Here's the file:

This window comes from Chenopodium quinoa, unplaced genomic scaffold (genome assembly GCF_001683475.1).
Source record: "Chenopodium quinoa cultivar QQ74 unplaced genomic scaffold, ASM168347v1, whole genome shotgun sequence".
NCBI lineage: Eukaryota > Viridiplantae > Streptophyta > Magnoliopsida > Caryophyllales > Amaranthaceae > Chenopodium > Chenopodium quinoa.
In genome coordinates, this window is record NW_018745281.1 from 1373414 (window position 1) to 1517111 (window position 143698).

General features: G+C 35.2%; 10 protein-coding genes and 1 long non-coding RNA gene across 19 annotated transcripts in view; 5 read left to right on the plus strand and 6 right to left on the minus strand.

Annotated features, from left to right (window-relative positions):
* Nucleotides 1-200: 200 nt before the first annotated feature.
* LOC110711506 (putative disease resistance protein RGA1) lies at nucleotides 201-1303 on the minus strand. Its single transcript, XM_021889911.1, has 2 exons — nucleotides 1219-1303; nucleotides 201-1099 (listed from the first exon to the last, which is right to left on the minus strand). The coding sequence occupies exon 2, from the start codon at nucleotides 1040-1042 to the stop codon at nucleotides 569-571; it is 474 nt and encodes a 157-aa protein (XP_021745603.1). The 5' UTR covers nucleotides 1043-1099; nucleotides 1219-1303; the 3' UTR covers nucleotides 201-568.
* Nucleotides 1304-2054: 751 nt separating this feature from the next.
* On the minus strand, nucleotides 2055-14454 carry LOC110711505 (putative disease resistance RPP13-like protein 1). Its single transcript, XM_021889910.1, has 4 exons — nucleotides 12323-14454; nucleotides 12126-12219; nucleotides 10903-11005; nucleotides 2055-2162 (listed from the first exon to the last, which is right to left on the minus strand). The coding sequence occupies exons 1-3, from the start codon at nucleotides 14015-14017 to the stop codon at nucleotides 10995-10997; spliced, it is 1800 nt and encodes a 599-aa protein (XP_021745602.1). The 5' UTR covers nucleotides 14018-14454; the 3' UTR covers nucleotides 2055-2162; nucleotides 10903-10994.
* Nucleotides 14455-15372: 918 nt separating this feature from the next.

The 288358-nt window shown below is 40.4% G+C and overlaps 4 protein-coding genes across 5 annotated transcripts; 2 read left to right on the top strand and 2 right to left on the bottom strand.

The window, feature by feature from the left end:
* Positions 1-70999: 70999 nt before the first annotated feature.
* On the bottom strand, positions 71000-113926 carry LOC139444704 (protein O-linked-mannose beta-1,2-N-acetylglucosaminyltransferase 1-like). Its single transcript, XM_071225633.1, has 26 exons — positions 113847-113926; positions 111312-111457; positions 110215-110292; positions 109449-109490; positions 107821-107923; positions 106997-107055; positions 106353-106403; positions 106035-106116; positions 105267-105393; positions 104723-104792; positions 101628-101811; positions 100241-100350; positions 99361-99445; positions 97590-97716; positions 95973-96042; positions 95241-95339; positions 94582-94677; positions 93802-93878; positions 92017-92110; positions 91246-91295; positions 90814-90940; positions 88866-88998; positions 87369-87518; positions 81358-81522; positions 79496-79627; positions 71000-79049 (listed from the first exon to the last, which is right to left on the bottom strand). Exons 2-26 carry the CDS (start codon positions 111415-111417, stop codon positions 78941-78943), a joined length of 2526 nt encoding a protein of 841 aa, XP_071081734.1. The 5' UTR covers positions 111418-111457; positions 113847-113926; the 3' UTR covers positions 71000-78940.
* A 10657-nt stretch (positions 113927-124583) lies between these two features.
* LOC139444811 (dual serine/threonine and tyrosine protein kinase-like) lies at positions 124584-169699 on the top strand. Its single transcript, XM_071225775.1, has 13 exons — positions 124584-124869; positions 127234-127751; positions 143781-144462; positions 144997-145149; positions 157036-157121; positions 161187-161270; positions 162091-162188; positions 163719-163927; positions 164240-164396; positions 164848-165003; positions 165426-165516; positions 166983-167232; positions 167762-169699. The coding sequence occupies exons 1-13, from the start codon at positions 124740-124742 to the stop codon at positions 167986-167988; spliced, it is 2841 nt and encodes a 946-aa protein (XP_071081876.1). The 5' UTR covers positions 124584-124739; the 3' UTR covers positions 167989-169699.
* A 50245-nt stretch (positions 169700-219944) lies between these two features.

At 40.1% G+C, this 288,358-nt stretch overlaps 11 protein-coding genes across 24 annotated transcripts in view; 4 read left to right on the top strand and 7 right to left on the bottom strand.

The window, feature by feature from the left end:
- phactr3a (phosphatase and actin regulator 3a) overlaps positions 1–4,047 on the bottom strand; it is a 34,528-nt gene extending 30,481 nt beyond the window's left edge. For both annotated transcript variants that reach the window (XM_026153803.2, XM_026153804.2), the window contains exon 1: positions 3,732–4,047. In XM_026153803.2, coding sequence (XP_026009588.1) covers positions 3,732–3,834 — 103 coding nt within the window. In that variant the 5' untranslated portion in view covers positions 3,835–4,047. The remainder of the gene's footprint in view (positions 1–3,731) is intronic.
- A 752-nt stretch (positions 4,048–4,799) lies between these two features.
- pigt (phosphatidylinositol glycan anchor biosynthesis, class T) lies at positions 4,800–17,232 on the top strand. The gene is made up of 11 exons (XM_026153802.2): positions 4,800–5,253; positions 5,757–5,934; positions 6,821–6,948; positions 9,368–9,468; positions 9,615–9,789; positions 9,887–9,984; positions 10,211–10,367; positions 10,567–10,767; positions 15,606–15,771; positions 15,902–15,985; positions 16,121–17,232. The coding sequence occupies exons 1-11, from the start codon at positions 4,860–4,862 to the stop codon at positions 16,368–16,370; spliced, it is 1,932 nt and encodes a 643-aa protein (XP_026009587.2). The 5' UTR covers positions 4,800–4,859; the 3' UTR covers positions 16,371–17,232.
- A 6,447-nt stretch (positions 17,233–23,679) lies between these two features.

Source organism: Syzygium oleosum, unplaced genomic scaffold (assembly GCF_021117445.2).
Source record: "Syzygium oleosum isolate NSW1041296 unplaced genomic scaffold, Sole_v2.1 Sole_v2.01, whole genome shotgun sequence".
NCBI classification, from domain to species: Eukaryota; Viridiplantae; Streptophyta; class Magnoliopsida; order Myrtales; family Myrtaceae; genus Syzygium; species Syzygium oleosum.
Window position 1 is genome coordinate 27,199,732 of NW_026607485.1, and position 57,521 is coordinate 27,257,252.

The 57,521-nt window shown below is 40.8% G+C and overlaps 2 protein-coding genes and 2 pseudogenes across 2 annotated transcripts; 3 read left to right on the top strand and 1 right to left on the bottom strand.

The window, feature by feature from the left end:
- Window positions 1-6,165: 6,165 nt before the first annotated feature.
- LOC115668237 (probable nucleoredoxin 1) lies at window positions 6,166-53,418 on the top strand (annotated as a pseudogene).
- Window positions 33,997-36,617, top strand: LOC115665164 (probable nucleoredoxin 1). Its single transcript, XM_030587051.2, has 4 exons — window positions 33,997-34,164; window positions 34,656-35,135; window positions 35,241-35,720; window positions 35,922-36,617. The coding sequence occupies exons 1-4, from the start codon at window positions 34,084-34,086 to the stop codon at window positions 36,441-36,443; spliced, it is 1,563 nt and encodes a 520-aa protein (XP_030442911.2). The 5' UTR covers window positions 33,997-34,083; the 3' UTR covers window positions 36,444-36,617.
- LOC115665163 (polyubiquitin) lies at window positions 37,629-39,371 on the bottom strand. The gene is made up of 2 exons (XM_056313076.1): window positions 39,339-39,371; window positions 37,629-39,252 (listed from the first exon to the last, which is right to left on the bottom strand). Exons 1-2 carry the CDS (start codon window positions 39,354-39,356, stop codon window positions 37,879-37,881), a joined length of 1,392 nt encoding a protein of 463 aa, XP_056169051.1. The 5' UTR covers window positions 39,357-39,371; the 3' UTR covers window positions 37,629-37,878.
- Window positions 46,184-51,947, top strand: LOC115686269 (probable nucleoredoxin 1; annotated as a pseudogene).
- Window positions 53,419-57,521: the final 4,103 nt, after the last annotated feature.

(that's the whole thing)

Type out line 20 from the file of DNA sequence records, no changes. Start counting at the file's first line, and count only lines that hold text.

The window, feature by feature from the left end: